nutritionist and TV host
A fearless approach to butter and cheese sets this nutritionist apart from much of her professional cohort but her Cordon Bleu chef training and dairy farming forbears have all left their mark. She stacked on the kilograms at cooking school in London and saw them miraculously melt away on moving to France, where her stress levels dropped and her cheese consumption grew. Strict dietary rules foment anxiety, which she believes is the enemy of a long-term healthy diet. Relax and do what it takes to make good food taste great, is her approach and one she applies as nutrition ambassador with Only About Children childcare centres and co-hosting Good Chef, Bad Chef on Channel Ten.
My pantry: There's always Australian olive oil – I don't believe in buying imported when our local stuff is so good. I use a bit of virgin coconut oil because it's stable at high temperatures but it's been interesting getting used to the flavour. I'm a lover of good salts for finishing a dish. No way do I advocate no salt in the diet, but I do advocate limiting processed foods. Tamari and apple cider vinegar are the basis of a lot of my dressings. And nut spreads are great for a quick snack.
I use Barambah Organic milk in tea and coffee and I spread butter on my bread like it's hummus – thick and yummy. There's always fruit and veg because I religiously have a juice every morning.
You don't have to be wealthy to be healthy. I came from a family who didn't have much money and we still had amazing food.
Things like coriander, ginger, chili and kaffir lime leaves can quickly change the profile of so many foods into something amazing.
Last dinner at home.
I did some roasted red capsicum for a salad with baby spinach, cucumber and avocado. I made a salsa verde and marinated some fish in that which I pan-fried and served with sweet potato mashed with olive oil.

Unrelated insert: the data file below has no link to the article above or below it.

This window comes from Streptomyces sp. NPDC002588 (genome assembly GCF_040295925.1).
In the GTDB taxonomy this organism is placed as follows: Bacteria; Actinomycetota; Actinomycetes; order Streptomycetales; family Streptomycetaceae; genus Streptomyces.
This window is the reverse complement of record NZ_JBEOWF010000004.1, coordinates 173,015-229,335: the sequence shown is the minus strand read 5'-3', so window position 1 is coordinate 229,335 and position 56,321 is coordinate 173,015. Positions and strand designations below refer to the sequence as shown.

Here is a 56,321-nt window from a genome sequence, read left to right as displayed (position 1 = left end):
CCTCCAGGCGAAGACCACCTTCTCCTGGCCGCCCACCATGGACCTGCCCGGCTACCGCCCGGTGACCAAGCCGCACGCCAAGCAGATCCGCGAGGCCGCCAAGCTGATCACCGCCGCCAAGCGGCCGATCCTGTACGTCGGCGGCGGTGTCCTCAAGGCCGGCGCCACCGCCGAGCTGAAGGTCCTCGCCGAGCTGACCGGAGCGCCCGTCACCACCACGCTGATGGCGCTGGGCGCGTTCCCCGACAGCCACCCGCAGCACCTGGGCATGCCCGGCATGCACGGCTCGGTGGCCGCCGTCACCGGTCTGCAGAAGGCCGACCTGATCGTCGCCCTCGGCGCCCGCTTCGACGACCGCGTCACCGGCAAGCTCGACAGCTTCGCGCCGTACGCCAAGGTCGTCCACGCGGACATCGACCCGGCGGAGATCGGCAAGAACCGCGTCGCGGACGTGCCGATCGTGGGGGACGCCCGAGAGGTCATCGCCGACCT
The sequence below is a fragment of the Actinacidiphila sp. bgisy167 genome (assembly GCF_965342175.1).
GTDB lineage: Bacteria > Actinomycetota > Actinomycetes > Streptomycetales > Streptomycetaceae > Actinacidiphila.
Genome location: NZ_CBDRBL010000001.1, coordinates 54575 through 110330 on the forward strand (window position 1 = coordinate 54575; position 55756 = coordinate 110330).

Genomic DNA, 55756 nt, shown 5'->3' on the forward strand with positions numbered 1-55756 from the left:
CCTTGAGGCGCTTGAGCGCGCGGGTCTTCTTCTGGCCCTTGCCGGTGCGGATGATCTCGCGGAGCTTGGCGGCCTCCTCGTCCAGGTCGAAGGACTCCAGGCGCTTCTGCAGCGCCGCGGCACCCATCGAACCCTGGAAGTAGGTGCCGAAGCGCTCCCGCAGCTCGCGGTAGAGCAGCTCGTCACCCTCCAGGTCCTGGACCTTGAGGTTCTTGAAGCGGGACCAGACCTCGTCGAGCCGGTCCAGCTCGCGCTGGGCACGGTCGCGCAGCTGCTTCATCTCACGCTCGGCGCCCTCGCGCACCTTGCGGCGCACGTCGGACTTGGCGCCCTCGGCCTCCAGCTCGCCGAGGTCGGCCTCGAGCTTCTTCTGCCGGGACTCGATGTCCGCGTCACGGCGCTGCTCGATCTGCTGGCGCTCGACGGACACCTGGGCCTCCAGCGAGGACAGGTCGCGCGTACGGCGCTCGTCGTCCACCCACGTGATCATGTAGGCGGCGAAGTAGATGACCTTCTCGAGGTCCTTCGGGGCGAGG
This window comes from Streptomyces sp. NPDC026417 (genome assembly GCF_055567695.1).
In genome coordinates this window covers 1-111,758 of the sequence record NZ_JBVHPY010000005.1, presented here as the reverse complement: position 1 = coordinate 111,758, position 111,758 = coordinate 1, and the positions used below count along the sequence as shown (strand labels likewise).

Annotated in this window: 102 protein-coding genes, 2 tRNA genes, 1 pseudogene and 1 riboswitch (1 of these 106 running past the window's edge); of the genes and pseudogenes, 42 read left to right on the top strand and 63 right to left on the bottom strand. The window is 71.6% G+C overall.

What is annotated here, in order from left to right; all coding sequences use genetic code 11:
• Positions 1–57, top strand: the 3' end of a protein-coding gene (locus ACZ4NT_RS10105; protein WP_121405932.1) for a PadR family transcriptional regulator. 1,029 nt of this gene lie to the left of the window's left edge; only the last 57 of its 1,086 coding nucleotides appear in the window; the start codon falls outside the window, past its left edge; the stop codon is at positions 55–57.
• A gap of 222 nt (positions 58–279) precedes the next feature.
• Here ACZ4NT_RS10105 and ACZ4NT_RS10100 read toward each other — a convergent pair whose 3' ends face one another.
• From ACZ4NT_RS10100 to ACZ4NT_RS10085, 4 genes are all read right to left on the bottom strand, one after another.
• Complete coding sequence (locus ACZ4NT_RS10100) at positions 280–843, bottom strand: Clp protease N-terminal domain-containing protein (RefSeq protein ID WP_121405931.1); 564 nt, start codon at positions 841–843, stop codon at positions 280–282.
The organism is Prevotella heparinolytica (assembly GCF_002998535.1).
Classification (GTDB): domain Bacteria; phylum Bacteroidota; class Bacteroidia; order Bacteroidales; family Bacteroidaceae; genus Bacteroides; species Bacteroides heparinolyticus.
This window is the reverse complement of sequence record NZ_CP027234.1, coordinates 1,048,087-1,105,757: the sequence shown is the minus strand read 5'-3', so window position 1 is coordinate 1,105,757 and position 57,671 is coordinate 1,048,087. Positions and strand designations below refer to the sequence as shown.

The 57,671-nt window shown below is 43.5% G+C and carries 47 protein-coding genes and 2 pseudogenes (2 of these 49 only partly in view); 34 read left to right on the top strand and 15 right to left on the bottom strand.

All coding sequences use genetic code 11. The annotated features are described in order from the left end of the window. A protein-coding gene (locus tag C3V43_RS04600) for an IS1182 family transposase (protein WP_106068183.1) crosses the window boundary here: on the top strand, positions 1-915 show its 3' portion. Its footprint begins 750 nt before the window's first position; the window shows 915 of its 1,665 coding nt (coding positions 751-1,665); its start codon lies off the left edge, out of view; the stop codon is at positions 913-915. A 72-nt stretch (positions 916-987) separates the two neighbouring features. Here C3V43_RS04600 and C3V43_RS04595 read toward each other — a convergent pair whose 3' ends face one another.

Cheese. I'm crazy about all kinds of cheese apart from crappy processed ones.
I always have a juice each morning. Sometimes I stir some of the pulp from the juicer back into the glass, or use it in stock or replace some of the flour in a cookie recipe with it. I'm an Earl Grey tea girl made with T2 leaves, really strong with milk. Since becoming a mum I'm more tired so I do resort to caffeine sometimes; I have an espresso with cream. I think skim milk is pathetic. I like a glass of pinot noir when I'm cooking and this one by Tarrawarra is a special treat, it's not an everyday wine.
The Champion juicer preserves enzymes because it doesn't create heat. You can make sorbets and baby food with it too. And I wouldn't have anything other than a Magimix, they go on and on. My Microplane is a must in the kitchen for garlic, ginger and citrus zest. And my knives I have to hide from my husband – he blunts them. The glasses are great for desserts, fruit salads, that kind of thing.
These two bowls I bought in the south of France when I was 18. They're so pretty.
It comes from my mum. She was very ahead of her time, making coriander pesto 20 years ago. She just made bloody tasty food that was healthy. She travelled a lot to India and Asia and came home filled with ideas.
The drawers with the soft touch closure are great. The whole kitchen's been built with finesse.
The combination of avocado and roasted red capsicum on a piece of toast is just an explosion of flavour.
Most memorable meal
I've had all kinds of food experiences including Michelin-starred restaurants from a very young age but my favourite meals now, without a doubt, are the ones with my husband Michael and daughter Emily . I know that sounds so soppy and stupid but when we're all at the table I just pinch myself. I think I'm the luckiest girl in the world.